One in four children in Saskatchewan live in poverty. Our child poverty rate has increased over the past 25 years, to the point that it is the second worst in Canada and on the same level with middle-income countries like Romania.

Poverty Does Not Impact People Equally

Saskatchewan has the highest First Nations child poverty rates in all of Canada – an appalling 64% of status First Nations children live in poverty in this province.

People with disabilities, newcomers, single mothers, senior women living alone, and Aboriginal people are more likely to be poor. It is therefore not surprising to find the connection of those who work in low-wage jobs: in Saskatchewan, the majority of people who earn less than $15/hour are women and across Canada, wage gaps are attributed to race, gender, sexual expression, and nationality.

The Minimum Wage Is Not Enough

The Market Basket Measure (MBM) low-income line for a family of four living in Saskatoon is $34,897. The Canadian Centre for Policy Alternatives (CCPA) calculates that a family of four with two children needs an income of about $60,000 – that’s because the MBM does not take into account needs such as childcare, education, and dental care – the kind of things that are accounted for with a living wage.

For a parent working full time at Saskatchewan’s current minimum wage of $10.96/hour, minimum wage pays just over $20,800 per year – that’s roughly $15,000 below the poverty line for a family of four, or $40, 000 below the poverty line in more fair methods of measuring  income (such as the living wage method). While the minimum wage has increased annually over the past, these increases are insufficient to keep many families with children out of poverty.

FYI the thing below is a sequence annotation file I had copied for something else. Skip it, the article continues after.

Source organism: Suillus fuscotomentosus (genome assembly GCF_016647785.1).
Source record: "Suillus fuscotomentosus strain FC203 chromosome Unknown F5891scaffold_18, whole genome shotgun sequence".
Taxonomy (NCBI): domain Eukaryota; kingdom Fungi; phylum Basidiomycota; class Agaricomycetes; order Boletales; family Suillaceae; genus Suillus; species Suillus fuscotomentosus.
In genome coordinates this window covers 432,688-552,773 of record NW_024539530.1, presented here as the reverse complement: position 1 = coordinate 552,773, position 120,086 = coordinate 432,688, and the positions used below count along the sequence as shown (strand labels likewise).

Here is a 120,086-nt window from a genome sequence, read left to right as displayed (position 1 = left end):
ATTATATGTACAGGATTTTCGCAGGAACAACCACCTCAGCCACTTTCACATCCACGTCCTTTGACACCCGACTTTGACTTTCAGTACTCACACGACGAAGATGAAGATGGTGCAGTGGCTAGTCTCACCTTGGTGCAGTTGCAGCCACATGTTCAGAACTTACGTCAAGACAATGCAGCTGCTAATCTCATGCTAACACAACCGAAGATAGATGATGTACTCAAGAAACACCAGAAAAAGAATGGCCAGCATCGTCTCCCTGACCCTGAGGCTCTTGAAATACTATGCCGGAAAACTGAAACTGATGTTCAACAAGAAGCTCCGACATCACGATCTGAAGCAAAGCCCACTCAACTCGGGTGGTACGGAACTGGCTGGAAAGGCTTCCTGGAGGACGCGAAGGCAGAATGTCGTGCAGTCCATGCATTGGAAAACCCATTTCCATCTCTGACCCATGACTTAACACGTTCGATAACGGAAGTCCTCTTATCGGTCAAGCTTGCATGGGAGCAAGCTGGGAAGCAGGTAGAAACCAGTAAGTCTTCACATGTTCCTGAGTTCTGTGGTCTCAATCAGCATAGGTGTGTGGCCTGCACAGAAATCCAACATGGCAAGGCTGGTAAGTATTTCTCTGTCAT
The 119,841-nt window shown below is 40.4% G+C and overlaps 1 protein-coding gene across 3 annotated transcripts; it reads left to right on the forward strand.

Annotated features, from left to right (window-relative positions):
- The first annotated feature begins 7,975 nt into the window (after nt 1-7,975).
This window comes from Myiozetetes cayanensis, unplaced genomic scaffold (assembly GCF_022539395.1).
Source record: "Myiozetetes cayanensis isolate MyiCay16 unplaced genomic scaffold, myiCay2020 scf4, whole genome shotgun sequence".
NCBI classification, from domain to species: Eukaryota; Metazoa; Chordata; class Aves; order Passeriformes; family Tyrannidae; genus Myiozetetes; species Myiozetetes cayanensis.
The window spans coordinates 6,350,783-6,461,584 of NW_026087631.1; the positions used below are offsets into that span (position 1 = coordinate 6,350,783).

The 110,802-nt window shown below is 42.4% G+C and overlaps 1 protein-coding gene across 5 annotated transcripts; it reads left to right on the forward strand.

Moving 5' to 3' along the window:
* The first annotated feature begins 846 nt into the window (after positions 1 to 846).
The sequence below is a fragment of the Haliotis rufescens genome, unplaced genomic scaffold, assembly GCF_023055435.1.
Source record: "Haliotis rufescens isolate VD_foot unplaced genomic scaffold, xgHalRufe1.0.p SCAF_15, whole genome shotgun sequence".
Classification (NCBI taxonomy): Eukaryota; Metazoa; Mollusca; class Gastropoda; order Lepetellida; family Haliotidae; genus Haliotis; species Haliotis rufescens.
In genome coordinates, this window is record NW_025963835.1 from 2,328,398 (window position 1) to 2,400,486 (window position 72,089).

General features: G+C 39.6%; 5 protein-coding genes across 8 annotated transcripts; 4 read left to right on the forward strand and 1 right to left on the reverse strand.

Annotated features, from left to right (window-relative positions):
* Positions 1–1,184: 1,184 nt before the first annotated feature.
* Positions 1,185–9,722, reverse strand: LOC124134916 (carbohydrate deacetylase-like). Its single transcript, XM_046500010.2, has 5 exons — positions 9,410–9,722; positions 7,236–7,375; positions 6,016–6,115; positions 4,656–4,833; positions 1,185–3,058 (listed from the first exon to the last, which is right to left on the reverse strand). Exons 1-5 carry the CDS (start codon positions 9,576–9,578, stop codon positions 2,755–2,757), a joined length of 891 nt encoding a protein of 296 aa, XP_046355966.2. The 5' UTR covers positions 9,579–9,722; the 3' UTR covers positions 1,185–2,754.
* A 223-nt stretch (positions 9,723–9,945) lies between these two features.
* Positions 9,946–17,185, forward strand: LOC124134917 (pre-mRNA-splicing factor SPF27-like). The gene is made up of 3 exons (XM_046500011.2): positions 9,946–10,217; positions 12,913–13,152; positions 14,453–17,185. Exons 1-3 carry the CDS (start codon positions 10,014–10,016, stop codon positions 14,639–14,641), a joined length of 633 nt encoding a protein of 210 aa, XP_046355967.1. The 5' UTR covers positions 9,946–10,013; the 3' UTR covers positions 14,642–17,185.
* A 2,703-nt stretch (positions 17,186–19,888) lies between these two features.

The problem with Saskatchewan’ minimum wage, supposedly meant to reflect the rising cost of living, is that the base wage is not sufficient. In the Minimum Wage Regulations, 2014, it is noted that the base rate of the indexation is $10/hour. It is clear that this base rate did not measure need as so many working people in Saskatchewan continue to live in poverty while working – evidently, Saskatchewan’s indexation calculation is ineffective.

Clear Examples:

Roughly 31,400 people used a food bank in Saskatchewan as of  November, 2016; an increase of 77% since 2008. Food bank use is not just a big city problem: there are 28 food banks in Saskatchewan, most of them located in smaller cities and towns.  Peter Gilmer, Regina Anti-Poverty Ministry said that the problem is partly from not having adequate increase to income for low-income people during the boom.  15% of food patrons are employed.

Saskatchewan food bank users:

  • 45% are children under 18 – the highest percentage in Canada
  • 18% have wages as their main source of income – a glimpse into the fact that many users are the working poor. This figure does not include the many food bank users who have some employment income but who depend mainly on social assistance, pensions, or student assistance.

Poverty Isn’t Cheap

Poverty Costs calculated that, “the cost of poverty in Saskatchewan in 2010 was $3.8 billion in heightened service use and missed opportunities. In that year, Saskatchewan’s gross domestic product was $66 billion. This means that the cost of poverty to our province in 2010 was well over 5% of our GDP.”

Inequality Is Shameful

It is important to understand that the richest 62 people are as wealthy as half of world’s population – 3.6 billion people. In Canada, 86 Canadians have as much as 11.4 million people. It is clear that the 1% aren’t tightening any belts: the average salary of a top 100 CEO is 184 times that of the average Canadian.

So while those earning the minimum wage struggle to make ends meet, the rich keep getting richer.

We Can Win

Raising the minimum wage to $15 an hour is an effective and important step in addressing poverty and ensuring a better distribution of wealth. Across the U.S. and Canada, workers are coming together to Fight for 15 – and they’re winning – let’s join the fight.